Academic journal article Journal of the Illinois State Historical Society

Special Review Essay: Recent Books on Abraham Lincoln

Academic journal article Journal of the Illinois State Historical Society

Special Review Essay: Recent Books on Abraham Lincoln

Article excerpt

Lincoln's Emancipation Proclamation: The End of Slavery in America. By Alien C. Guelzo. (New York, NY and other cities: Simon & Schuster, 2004. Pp. xv+333. Notes, index. $26.00).

Lincoln and Whitman: Parallel Lives in Civil War Washington. By Daniel Mark Epstein. (New York, NY: Random House, 2005. Illus., notes, index. Paper: $14.50).

Lincoln at Cooper Union: The Speech That Made Him President. By John A. Corry. (Philadelphia, PA: Xlibris Corporation, 2003: www.Xlibris.com; Orders@Xlibris.com. Pp. 282. Illus.; bib.; index. Cloth, $28.79; Paper, $18.69).

Lincoln at Cooper Union: The Speech that Made Abraham Lincoln President. By Harold Holzer. (New York, NY and other cities: Simon & Schuster, 2004. Pp.339. Notes, illus., index. Cloth, $25. Paper: $14.00).

The Darkest Dawn: Lincoln, Booth, and the Great American Tragedy. By Thomas Goodrich. (Bloomington, IN: Indiana University Press, 2005. Pp. x + 363. Notes, illus.; bib.; index. Cloth, $35.00).

What Lincoln Believed: The Values and Convictions of America's Greatest President. By Michael Lind. (New York, NY: Doubleday, 2005. tPp. viii +345. tNotes, bib., index. Cloth, $27.95).

Lincoln's Ladies: The Women in the Life of the Sixteenth President. By Donald Winkler. By Donald H. Winkler; Foreword by Frank J. Williams. (Nashville, TN: Cumberland House. Illus., notes, bib., index. Paper, $16.95).

The Lincoln-Douglas Debates: The First Complete, Unexpurgated Text. Ed. Harold Holzer. (New York, NY: Fordham University Press. Pp. xxv + 394. Introductions, illus., notes, table, index. Paper, $18.00).

Why Lincoln Matters, Today More Than Ever. By Mario M. Cuomo. (Orlando, FL, and other cities: Harcourt Inc., 2004. Pp. vii + 183. Cloth: $24.00).

Jacksonian Antislavery and the Politics of Free Soil, 1824-1854. By Jonathan H. Earle. (Chapel Hill, NC: University of North Carolina Press, 2004. Pp. xiii+282. Illus., maps, tables, bib., index. Paper, $22.50).

Conjectures of Order: Intellectual Life and the American South, 1810-1860. By Michael O'Brien. ( Chapel Hill, NC: University of North Carolina Press. 2 vols; pp. xvii + 1354. Illus., notes, bib., index. Cloth, $95.00).

For over fifty years there has been a growing tendency to criticize Abraham Lincoln's Emancipation Proclamation. In his recent book Alien C. Guelzo undertakes to make the case that the Proclamation deserves the fame it enjoyed for most of the following century. He patiently and thoroughly explores the evolution of Lincoln's policy from the early days of his presidency until his determination in July, 1862 to issue such a proclamation, the care he took in drafting and publishing it, and the measures he took after it went into effect to make it irreversible and permanent. From the outset of the Civil War, as Lincoln patiently and repeatedly pointed out to his abolitionist friends and critics, there was no way that the president could abolish slavery in the United States without appropriate changes in the Constitution, and appropriate legislation from Congress. Congress itself took the lead in attacking slavery, but only as a measure against those slaveholders in rebellion.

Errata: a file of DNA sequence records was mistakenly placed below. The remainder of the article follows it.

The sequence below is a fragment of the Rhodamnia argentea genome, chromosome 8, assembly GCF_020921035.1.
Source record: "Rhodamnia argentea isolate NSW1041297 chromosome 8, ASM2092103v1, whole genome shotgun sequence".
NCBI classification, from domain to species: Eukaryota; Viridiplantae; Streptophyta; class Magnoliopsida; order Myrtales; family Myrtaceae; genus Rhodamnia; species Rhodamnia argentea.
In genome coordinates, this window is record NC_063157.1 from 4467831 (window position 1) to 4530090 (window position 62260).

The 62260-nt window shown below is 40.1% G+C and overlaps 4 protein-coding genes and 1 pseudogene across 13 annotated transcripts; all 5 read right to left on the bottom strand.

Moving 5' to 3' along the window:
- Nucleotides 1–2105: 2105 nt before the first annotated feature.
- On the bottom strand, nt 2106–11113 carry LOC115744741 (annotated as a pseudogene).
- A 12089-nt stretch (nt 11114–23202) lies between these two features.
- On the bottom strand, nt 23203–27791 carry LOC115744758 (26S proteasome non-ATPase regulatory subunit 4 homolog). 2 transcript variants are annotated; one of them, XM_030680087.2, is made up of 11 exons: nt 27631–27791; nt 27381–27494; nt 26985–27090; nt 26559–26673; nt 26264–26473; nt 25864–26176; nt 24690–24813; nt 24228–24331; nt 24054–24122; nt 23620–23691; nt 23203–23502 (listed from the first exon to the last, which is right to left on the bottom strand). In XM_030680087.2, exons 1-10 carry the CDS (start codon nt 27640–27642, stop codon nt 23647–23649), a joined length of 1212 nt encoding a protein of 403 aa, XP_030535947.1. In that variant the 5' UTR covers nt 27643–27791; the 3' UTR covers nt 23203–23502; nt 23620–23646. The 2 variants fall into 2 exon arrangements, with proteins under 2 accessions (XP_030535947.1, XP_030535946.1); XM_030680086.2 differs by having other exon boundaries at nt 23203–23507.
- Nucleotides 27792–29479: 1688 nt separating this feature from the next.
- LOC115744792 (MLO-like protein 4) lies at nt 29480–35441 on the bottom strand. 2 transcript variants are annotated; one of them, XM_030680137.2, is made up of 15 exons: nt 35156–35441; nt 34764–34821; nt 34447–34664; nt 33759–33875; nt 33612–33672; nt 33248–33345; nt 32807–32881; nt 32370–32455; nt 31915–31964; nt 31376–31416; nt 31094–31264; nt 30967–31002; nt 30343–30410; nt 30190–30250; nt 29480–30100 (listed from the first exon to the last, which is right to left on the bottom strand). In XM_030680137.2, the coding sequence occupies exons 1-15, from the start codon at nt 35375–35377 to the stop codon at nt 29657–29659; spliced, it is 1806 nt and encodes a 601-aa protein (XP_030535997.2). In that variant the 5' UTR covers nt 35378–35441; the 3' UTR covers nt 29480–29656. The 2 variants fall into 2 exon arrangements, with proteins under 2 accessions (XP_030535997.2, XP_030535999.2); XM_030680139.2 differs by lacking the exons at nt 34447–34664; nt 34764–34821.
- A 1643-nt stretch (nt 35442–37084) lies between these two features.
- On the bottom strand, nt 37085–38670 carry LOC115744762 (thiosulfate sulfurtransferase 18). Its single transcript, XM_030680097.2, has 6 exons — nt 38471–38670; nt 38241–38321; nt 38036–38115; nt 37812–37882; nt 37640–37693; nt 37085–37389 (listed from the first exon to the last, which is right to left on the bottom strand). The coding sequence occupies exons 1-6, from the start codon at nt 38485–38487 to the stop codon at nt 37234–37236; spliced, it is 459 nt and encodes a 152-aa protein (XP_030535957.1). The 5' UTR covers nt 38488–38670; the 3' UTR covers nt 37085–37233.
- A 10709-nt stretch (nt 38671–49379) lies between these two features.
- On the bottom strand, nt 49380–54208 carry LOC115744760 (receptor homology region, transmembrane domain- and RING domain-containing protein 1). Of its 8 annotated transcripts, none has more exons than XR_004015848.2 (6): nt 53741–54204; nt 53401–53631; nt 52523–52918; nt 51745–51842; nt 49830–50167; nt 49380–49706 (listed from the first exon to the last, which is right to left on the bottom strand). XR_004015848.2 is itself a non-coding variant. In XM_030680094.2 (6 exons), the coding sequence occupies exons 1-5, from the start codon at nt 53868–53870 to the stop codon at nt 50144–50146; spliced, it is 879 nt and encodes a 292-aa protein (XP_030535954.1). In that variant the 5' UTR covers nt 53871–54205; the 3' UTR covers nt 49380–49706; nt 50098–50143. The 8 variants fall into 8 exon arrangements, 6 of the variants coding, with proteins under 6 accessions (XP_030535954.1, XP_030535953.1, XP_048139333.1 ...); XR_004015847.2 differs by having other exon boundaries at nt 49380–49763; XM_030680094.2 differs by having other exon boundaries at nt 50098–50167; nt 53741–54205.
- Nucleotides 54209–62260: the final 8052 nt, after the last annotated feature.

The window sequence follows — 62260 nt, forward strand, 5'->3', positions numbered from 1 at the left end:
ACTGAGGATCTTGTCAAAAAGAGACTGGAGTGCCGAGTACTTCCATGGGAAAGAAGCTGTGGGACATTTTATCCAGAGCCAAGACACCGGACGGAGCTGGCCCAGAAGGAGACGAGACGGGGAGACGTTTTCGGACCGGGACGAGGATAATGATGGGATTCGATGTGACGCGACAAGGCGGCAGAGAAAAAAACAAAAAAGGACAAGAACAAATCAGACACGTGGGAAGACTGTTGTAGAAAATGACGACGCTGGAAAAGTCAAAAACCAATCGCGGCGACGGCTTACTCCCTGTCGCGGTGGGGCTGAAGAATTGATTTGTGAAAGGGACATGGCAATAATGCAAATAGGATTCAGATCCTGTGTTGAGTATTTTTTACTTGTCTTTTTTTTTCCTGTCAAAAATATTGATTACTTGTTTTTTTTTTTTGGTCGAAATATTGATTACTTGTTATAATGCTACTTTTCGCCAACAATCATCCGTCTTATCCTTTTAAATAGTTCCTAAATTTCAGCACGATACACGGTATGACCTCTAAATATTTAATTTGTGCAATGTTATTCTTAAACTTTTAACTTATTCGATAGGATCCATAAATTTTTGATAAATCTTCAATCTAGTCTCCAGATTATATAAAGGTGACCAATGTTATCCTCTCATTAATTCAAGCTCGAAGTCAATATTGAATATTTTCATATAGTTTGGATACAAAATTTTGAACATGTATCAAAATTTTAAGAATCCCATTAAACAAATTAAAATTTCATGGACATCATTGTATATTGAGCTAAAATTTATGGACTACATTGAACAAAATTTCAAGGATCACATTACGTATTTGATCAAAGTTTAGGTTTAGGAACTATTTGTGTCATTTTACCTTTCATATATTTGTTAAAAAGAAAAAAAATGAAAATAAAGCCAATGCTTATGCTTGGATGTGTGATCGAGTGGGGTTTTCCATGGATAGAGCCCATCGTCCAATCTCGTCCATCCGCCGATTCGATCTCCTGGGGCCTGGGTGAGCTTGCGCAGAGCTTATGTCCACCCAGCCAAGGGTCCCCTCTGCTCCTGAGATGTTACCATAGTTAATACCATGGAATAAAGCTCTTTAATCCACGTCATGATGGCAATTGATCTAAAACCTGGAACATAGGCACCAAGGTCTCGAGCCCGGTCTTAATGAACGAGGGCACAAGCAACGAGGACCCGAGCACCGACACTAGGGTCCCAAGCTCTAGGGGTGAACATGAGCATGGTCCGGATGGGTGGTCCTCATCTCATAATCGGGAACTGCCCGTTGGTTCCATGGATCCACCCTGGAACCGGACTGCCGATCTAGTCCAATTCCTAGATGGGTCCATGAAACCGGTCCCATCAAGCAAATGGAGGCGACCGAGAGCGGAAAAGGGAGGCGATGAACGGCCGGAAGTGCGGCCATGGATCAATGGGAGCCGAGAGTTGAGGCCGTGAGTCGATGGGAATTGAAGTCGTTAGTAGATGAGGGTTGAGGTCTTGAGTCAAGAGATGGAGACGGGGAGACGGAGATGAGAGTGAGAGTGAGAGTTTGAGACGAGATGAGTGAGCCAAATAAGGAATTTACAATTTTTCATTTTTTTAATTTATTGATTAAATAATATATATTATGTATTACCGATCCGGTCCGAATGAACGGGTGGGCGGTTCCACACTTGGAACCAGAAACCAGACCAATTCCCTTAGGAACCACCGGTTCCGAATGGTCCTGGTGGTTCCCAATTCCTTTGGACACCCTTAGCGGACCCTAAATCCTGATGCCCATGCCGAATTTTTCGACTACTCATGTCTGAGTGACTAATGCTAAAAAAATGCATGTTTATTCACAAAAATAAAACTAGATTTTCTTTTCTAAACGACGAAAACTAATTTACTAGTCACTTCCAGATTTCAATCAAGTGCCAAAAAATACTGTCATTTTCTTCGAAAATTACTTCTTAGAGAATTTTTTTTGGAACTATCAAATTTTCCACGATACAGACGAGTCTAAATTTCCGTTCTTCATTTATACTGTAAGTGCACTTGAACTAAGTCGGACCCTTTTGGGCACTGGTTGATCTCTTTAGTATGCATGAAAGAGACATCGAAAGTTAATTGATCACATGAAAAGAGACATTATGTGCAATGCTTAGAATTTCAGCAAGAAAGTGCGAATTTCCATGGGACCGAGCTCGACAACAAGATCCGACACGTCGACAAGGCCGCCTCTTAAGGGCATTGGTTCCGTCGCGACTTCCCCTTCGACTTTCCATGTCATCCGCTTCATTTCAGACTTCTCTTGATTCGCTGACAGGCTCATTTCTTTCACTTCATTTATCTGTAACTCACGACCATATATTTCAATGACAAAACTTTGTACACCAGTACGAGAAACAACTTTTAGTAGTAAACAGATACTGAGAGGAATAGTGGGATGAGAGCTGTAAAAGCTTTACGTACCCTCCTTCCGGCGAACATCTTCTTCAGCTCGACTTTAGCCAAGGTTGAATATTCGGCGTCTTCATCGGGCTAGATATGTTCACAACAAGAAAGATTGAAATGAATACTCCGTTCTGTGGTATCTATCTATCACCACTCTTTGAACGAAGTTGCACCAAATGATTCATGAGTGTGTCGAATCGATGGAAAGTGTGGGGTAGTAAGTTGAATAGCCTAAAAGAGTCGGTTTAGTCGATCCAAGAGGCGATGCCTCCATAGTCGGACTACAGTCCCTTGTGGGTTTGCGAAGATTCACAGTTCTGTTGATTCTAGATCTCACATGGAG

While Lincoln proved reluctant to apply the First and second Confiscation Acts, he did not doubt their constitutionality. Rather, he doubted that federal and state courts could be depended on to validate the freedom of slaves whom the government had confiscated from rebels. Lincoln hoped to end the rebellion sooner, and knit the United States together more amicably, by a gradual system of compensated emancipation, beginning with the District of Columbia and the four slave states that remained in the Union. Congressional power and the relatively small number of slaves in the District made compensated emancipation possible there, but to Lincoln's great disappointment, the border slave states repeatedly refused to entertain schemes for emancipation, even with compensation to slave owners. …

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